At the end of the day, the fundamental problem is that modern management practices are broken. Employees are tired of ineffective and unqualified managers; of receiving disproportionately small compensation for their value; and of not having a voice in their companies’ decisions. As workforce mobility continues to increase, companies are going to find employee burnout and turnover to be increasingly painful. It is time to be looking for alternatives to the traditional hierarchical management processes.

The principles and practices we’ve developed also directly benefit our clients. We vote on every potential project and all projects are staffed voluntarily. This means we never take on work if we can’t put together a motivated crew for it. The result is that our partners get motivated developers and designers that actually want to work on their projects.

“The result is that our partners get motivated developers and designers that actually want to work on their projects.”

Here at Fount, we have found these principles to be incredibly effective at building a workforce that is energized, inspired, and loyal to one another. What is it going to look like in 10 years or at 200 crew members? We don’t know, but right now it’s a hell of a lot of fun.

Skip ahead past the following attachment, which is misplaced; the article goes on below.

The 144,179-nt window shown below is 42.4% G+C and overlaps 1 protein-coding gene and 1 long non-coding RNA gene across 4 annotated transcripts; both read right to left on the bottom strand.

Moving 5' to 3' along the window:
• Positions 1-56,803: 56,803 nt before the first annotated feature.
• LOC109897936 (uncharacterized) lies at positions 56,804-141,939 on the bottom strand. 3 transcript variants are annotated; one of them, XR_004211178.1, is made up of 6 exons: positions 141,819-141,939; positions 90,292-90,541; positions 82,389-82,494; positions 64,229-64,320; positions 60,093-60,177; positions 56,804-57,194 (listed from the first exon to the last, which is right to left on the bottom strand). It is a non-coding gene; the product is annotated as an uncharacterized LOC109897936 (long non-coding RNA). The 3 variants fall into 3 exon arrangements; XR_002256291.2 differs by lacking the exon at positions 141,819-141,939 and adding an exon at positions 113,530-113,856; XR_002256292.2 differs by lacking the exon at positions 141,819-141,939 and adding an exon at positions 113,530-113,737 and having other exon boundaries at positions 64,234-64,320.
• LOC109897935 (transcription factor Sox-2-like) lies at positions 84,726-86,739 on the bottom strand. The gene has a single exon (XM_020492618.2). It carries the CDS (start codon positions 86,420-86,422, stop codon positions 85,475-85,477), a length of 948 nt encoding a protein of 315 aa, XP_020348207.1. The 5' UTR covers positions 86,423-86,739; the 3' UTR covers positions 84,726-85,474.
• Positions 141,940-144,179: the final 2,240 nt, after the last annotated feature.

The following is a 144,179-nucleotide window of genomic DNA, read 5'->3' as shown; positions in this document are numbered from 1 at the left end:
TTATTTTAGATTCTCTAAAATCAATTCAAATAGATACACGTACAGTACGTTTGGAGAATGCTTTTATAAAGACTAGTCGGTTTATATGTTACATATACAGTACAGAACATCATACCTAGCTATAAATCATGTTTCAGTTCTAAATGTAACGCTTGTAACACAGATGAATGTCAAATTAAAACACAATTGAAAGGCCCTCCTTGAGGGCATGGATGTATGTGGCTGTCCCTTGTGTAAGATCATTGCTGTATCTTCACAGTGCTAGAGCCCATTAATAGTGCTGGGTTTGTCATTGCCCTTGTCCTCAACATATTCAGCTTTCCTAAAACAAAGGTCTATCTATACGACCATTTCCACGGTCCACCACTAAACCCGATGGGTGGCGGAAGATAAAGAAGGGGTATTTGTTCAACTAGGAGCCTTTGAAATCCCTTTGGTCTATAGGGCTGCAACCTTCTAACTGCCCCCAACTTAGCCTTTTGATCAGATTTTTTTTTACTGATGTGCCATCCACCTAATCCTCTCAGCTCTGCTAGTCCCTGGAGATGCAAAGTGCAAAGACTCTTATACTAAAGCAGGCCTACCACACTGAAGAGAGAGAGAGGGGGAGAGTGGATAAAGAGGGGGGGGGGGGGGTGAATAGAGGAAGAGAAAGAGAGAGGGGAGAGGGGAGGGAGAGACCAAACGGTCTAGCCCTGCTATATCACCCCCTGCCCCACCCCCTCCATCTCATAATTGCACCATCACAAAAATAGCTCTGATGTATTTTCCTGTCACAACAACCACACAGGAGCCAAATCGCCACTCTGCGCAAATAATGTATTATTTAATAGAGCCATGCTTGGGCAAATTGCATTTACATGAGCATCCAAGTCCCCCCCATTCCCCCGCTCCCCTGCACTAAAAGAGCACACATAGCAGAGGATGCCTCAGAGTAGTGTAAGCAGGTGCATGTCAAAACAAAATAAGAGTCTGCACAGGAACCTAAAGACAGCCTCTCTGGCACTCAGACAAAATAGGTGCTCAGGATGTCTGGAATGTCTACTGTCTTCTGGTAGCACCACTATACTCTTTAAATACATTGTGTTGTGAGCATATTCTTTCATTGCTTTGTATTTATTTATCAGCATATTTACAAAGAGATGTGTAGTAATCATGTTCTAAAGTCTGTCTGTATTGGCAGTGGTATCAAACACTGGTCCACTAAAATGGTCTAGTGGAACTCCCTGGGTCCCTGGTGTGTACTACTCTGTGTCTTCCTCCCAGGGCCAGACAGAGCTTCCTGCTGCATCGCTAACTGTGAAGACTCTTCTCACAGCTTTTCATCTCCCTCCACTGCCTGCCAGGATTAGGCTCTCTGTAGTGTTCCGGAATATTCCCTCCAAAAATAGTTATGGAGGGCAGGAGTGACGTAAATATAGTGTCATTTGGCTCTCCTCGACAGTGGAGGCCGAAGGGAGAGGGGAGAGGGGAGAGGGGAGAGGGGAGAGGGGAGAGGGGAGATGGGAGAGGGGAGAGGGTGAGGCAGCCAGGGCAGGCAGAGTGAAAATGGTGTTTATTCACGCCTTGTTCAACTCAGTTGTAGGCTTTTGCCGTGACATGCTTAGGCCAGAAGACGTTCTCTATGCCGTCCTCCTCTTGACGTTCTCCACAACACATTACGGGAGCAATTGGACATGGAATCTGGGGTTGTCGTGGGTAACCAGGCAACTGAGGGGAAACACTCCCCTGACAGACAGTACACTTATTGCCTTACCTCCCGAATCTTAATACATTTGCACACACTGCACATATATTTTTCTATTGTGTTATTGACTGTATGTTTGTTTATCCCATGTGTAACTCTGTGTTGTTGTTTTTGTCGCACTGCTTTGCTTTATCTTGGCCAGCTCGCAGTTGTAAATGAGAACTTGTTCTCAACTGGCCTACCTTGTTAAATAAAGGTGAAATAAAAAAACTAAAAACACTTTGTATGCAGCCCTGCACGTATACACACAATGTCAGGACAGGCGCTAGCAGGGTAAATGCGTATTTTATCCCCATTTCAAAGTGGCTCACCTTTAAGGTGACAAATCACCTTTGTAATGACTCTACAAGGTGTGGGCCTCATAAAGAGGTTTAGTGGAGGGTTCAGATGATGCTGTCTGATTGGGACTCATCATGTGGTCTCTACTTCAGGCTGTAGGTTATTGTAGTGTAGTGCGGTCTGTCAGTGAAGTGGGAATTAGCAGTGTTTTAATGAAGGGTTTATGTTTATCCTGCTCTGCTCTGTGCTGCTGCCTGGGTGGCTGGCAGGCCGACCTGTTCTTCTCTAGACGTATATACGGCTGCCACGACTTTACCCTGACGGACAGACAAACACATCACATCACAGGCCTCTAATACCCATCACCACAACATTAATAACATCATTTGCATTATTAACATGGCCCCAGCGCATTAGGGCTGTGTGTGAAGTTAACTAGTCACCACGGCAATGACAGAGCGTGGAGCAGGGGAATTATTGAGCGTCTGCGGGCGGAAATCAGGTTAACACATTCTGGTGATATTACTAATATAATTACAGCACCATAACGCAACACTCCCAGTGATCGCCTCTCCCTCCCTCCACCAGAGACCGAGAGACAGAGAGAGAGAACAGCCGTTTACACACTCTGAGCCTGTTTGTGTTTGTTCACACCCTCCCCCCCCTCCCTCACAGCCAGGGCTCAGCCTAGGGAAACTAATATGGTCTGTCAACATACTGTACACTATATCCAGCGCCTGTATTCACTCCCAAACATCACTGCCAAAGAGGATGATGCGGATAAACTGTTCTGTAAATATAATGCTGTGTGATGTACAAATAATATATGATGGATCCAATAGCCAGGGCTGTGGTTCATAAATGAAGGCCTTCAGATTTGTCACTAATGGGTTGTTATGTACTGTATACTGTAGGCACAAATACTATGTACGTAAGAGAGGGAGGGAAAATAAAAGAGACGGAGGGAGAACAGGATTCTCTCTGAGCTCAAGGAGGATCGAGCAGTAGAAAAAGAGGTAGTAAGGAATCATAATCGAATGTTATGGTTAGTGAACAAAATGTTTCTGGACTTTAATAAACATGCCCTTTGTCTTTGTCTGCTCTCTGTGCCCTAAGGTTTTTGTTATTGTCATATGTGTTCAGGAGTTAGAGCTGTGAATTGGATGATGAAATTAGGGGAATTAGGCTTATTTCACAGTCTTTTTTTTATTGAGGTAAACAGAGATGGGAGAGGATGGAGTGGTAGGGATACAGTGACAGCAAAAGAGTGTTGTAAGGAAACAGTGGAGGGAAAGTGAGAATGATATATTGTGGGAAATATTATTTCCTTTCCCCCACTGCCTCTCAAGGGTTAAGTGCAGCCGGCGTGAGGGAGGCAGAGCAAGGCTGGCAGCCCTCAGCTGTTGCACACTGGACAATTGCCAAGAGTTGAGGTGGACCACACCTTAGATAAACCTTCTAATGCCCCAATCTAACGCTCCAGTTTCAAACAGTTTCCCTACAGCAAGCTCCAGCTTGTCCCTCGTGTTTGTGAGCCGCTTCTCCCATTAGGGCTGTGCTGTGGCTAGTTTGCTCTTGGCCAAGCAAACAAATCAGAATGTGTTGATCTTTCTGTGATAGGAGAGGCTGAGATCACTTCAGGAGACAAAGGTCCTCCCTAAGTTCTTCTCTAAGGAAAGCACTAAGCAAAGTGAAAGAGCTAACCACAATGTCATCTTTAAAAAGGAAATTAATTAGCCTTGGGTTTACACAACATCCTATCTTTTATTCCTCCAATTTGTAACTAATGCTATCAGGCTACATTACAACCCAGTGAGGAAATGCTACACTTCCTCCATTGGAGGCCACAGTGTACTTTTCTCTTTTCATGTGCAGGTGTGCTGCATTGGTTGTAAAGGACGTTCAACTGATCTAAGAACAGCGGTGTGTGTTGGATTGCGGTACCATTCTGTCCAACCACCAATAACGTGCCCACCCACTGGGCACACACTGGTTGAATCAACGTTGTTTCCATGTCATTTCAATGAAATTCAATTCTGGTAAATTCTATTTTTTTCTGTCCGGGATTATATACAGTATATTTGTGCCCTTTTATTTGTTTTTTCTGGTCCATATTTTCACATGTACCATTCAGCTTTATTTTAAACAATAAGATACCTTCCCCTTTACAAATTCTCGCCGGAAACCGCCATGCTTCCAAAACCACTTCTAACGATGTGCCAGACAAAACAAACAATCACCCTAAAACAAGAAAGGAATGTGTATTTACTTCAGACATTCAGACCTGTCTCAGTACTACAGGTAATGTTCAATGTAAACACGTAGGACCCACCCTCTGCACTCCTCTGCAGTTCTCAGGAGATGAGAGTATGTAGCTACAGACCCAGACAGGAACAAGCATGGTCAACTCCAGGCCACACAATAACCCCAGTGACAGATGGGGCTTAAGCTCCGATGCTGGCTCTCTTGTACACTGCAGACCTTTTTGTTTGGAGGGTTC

About Fount: Fount is a digital product design and development studio. We create beautiful, interactive experiences for our partners across many verticals, including consumer web and mobile products, enterprise services, and healthcare.

Additional Reading: We recommend any/all works by Peter T. Leeson, Duncan Black Professor of Economics and Law at George Mason University and author of The Invisible Hook: The Hidden Economics of Pirates. Leeson commonly writes and speaks on this topic but we recommend the following paper as a short(er) form introduction: An-arrgh-chy: The Law and Economics of Pirate Organization